Line as Energy

 

Rembrandt van Rijn

 

REMBRANDT VAN RIJN (1606-1669) 'Two women teaching a child to walk' c.1635-37, (Red chalk on paper)

REMBRANDT VAN RIJN (1606-1669)
Two women teaching a child to walk, c.1635-37 (red chalk on paper)

This sketch by Rembrandt is a masterful study in line done for the simple joy of the subject. To be able to capture the sensitivity of this tender moment with such economy of means is not only a remarkable testament to the power of line as an expressive force but also an illustration of Rembrandt's outstanding drawing skills. Although it does not contain a great deal of detail, this is a work of intense observation and energy. In a quick sketch that took less than a minute to complete, Rembrandt manages to capture the unsteady balance, the emotional bond and the generational relationship of the figures. He also achieves remarkable accuracy in the drawing of the child's hat which has been recognized as a contemporary model designed to protect young children from falls. In the hands of a great master like Rembrandt, a simple line sketch can communicate more in a minute than the average artist can convey in a month.

Line as Form

 

Alexander Calder

 

ALEXANDER CALDER (1898-1976) Edgar Varèse and Unknown Man, 1929-30 (wire sculpture)

ALEXANDER CALDER (1898-1976)
Edgar Varèse and Unknown Man, 1929-30 (wire sculpture)

Before Alexander Calder developed a reputation as one of the great abstract sculptors of the 20th century, he created figurative works with wire and pliers. He would bend, twist and crimp wire to form three-dimensional  portraits of celebrities and friends that had all the vitality and spontaneity of a line drawing in space. These works had an element of caricature about them but they still retained a remarkable likeness to their subjects who often received them as tokens of friendship. Calder would suspend these 'portraits' from twine which allowed them to rotate slowly, revealing a surprising impression of volume for such limited means and demonstrating that unique control of line that is so often seen in the drawings of sculptors.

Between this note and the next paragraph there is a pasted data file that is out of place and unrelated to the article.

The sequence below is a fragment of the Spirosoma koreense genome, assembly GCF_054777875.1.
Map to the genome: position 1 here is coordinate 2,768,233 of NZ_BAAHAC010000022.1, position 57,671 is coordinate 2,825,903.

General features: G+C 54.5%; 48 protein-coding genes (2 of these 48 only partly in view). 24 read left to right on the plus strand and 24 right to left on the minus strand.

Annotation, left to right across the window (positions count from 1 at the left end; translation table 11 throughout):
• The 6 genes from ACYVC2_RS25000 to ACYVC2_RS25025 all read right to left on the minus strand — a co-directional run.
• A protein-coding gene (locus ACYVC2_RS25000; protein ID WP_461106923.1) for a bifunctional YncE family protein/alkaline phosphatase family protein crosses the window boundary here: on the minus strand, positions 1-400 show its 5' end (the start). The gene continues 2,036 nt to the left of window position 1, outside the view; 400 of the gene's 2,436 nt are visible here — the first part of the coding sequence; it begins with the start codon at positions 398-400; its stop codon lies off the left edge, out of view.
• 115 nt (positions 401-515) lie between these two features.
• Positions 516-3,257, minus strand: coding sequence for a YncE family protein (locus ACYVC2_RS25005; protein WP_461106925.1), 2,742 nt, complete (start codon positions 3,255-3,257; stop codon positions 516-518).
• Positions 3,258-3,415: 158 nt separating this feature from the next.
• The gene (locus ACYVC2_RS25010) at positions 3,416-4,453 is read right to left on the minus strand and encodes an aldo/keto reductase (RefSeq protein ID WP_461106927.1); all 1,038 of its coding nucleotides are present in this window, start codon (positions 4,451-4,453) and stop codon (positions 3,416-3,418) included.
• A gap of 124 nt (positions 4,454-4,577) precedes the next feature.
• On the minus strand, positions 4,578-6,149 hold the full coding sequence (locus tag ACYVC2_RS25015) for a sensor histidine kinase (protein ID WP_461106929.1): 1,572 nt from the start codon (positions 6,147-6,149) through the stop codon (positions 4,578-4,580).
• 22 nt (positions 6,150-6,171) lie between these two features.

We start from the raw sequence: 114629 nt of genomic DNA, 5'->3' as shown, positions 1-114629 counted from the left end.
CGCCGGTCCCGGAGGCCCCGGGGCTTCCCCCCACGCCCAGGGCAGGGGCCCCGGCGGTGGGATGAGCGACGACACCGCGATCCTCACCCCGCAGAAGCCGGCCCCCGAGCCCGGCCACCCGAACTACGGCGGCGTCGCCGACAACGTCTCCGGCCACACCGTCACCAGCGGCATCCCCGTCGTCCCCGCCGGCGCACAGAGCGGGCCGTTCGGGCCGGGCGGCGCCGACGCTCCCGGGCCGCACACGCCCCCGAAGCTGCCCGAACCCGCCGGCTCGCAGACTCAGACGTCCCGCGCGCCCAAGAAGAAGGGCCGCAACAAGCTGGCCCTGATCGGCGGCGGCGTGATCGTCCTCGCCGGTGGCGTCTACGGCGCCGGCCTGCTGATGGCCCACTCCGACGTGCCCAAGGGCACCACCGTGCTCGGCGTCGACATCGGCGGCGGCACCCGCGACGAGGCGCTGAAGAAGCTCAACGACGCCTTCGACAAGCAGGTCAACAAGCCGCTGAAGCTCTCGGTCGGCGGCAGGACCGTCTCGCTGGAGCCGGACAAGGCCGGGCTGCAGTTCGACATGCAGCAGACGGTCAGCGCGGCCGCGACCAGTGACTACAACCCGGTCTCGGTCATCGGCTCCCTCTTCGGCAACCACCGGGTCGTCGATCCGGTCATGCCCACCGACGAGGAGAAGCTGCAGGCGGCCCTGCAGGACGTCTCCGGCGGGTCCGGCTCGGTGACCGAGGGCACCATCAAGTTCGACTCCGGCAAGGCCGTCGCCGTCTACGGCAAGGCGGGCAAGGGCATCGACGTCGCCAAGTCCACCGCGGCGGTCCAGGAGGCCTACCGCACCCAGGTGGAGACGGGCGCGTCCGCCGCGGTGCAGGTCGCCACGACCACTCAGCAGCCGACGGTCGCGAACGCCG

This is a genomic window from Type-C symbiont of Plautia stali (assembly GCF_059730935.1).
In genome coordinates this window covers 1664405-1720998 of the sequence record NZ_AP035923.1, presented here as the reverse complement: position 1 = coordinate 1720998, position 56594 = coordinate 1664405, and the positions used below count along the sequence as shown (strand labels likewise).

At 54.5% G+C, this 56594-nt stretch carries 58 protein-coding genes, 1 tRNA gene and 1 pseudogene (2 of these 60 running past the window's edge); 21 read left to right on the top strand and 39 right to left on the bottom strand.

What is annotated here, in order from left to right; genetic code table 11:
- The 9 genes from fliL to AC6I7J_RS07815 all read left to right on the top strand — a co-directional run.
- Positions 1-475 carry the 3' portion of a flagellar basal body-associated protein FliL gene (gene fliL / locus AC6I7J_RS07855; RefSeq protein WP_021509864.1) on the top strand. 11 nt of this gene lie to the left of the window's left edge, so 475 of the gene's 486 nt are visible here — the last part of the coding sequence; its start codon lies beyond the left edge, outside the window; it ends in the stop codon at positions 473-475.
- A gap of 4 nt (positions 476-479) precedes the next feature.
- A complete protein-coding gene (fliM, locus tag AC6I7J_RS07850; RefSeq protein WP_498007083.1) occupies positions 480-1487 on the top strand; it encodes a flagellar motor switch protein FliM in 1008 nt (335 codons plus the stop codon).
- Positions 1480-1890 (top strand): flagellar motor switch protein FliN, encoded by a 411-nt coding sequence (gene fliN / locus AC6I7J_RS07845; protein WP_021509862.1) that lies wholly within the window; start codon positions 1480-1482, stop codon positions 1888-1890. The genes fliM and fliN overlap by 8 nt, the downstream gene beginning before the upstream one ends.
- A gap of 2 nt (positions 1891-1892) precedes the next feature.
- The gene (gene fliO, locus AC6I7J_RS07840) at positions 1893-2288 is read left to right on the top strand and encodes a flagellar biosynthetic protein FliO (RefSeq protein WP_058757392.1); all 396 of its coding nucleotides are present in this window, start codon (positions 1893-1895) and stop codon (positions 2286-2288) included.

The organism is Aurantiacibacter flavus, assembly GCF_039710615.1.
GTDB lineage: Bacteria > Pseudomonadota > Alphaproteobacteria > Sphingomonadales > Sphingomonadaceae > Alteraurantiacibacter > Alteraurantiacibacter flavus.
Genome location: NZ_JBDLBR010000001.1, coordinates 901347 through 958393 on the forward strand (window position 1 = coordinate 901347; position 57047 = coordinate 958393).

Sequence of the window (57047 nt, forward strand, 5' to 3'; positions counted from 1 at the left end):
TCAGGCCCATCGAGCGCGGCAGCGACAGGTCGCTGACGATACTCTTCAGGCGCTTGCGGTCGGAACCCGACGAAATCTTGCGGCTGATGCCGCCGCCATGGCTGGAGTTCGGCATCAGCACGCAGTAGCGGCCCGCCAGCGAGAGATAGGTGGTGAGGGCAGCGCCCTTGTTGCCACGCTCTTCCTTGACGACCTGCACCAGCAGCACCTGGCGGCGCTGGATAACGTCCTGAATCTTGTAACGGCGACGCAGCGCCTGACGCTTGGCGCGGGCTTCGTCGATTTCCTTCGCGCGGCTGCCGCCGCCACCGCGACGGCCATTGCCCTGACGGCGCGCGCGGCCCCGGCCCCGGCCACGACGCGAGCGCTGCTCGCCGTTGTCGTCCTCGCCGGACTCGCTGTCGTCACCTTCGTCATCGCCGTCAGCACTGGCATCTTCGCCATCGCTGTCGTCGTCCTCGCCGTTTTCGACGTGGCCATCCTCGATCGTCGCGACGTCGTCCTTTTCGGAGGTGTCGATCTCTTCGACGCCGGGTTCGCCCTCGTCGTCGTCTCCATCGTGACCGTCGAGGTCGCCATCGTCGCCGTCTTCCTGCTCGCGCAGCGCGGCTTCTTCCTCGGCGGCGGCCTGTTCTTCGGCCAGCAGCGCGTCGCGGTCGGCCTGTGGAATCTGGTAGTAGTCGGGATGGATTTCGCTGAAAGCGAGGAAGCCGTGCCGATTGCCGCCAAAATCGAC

Line as Abstraction

 

Pablo Picasso

 

PABLO PICASSO (1881-1973) 'Bull - plate 11', January 17 1946 (lithograph)

PABLO PICASSO (1881-1973)
Bull - plate 11, January 17 1946 (lithograph)

At the top of this page we said that line was the first visual element in an artwork. In Picasso's 'Bull' it is also the last. This drawing is the last in a series of eleven studies that lead you through a process of abstraction, refining form, tone and texture to extract the essence of the 'Bull' in a single line. You can follow the entire process on another of our pages: Pablo Picasso - Bull: a Masterclass in Abstraction.

The Visual Elements of Art

A knowledge of the visual elements helps you to understand how artworks are created. It will assist you in breaking an artwork down to its component parts so that you may appreciate the skill and imagination that the artist has used in composing it.

 

Click on the links below to explore the individual qualities of each visual element.

Our Visual Elements Worksheet will help you to ask the right questions to decipher any artwork and our Visual Elements Word Bank will help you with the appropriate artistic language to express your opinion of it.

Page Banner Image

 

'Descending' (1965) by Bridget Riley.

'Descending' (1965) by Bridget Riley.